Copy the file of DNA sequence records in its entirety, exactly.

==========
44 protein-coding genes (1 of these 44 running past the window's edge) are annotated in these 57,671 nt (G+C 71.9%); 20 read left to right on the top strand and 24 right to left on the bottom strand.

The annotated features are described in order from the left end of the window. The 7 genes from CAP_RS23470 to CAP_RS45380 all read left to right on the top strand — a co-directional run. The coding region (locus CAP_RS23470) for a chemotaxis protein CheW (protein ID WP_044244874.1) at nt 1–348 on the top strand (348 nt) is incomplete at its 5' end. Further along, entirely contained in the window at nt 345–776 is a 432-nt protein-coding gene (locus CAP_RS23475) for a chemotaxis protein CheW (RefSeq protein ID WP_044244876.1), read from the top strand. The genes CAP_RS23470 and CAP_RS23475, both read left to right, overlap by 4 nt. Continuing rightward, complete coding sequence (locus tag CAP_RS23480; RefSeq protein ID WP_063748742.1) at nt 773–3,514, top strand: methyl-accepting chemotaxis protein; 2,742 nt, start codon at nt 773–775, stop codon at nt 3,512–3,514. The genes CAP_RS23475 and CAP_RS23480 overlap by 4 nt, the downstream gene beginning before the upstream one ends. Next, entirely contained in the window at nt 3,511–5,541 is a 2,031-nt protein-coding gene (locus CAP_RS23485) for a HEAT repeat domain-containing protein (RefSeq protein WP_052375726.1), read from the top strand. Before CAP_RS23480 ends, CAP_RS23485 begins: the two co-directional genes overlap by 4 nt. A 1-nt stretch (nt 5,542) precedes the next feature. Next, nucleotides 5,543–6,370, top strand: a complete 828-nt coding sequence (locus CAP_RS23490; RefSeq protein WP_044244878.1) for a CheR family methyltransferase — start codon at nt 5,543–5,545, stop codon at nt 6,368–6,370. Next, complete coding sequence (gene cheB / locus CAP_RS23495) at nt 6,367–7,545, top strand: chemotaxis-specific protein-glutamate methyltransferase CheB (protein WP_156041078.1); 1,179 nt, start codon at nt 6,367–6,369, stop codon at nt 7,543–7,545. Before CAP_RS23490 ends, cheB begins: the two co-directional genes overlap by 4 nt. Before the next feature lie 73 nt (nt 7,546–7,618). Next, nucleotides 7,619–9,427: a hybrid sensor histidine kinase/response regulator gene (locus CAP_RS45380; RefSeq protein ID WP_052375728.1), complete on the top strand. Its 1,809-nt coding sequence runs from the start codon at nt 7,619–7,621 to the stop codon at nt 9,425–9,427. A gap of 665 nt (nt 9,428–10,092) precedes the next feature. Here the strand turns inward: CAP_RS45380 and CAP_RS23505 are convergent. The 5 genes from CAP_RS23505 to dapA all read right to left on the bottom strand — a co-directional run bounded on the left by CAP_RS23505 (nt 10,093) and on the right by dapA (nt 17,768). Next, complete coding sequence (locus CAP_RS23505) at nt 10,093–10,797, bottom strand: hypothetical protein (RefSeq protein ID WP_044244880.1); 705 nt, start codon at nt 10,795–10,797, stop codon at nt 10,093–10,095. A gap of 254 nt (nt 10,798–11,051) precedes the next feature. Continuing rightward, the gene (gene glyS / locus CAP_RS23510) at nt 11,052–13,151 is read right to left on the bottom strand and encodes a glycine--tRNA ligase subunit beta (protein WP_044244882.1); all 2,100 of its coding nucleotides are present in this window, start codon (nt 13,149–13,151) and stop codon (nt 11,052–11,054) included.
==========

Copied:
44 protein-coding genes (1 of these 44 running past the window's edge) are annotated in these 57,671 nt (G+C 71.9%); 20 read left to right on the top strand and 24 right to left on the bottom strand.

The annotated features are described in order from the left end of the window. The 7 genes from CAP_RS23470 to CAP_RS45380 all read left to right on the top strand — a co-directional run. The coding region (locus CAP_RS23470) for a chemotaxis protein CheW (protein ID WP_044244874.1) at nt 1–348 on the top strand (348 nt) is incomplete at its 5' end. Further along, entirely contained in the window at nt 345–776 is a 432-nt protein-coding gene (locus CAP_RS23475) for a chemotaxis protein CheW (RefSeq protein ID WP_044244876.1), read from the top strand. The genes CAP_RS23470 and CAP_RS23475, both read left to right, overlap by 4 nt. Continuing rightward, complete coding sequence (locus tag CAP_RS23480; RefSeq protein ID WP_063748742.1) at nt 773–3,514, top strand: methyl-accepting chemotaxis protein; 2,742 nt, start codon at nt 773–775, stop codon at nt 3,512–3,514. The genes CAP_RS23475 and CAP_RS23480 overlap by 4 nt, the downstream gene beginning before the upstream one ends. Next, entirely contained in the window at nt 3,511–5,541 is a 2,031-nt protein-coding gene (locus CAP_RS23485) for a HEAT repeat domain-containing protein (RefSeq protein WP_052375726.1), read from the top strand. Before CAP_RS23480 ends, CAP_RS23485 begins: the two co-directional genes overlap by 4 nt. A 1-nt stretch (nt 5,542) precedes the next feature. Next, nucleotides 5,543–6,370, top strand: a complete 828-nt coding sequence (locus CAP_RS23490; RefSeq protein WP_044244878.1) for a CheR family methyltransferase — start codon at nt 5,543–5,545, stop codon at nt 6,368–6,370. Next, complete coding sequence (gene cheB / locus CAP_RS23495) at nt 6,367–7,545, top strand: chemotaxis-specific protein-glutamate methyltransferase CheB (protein WP_156041078.1); 1,179 nt, start codon at nt 6,367–6,369, stop codon at nt 7,543–7,545. Before CAP_RS23490 ends, cheB begins: the two co-directional genes overlap by 4 nt. Before the next feature lie 73 nt (nt 7,546–7,618). Next, nucleotides 7,619–9,427: a hybrid sensor histidine kinase/response regulator gene (locus CAP_RS45380; RefSeq protein ID WP_052375728.1), complete on the top strand. Its 1,809-nt coding sequence runs from the start codon at nt 7,619–7,621 to the stop codon at nt 9,425–9,427. A gap of 665 nt (nt 9,428–10,092) precedes the next feature. Here the strand turns inward: CAP_RS45380 and CAP_RS23505 are convergent. The 5 genes from CAP_RS23505 to dapA all read right to left on the bottom strand — a co-directional run bounded on the left by CAP_RS23505 (nt 10,093) and on the right by dapA (nt 17,768). Next, complete coding sequence (locus CAP_RS23505) at nt 10,093–10,797, bottom strand: hypothetical protein (RefSeq protein ID WP_044244880.1); 705 nt, start codon at nt 10,795–10,797, stop codon at nt 10,093–10,095. A gap of 254 nt (nt 10,798–11,051) precedes the next feature. Continuing rightward, the gene (gene glyS / locus CAP_RS23510) at nt 11,052–13,151 is read right to left on the bottom strand and encodes a glycine--tRNA ligase subunit beta (protein WP_044244882.1); all 2,100 of its coding nucleotides are present in this window, start codon (nt 13,149–13,151) and stop codon (nt 11,052–11,054) included.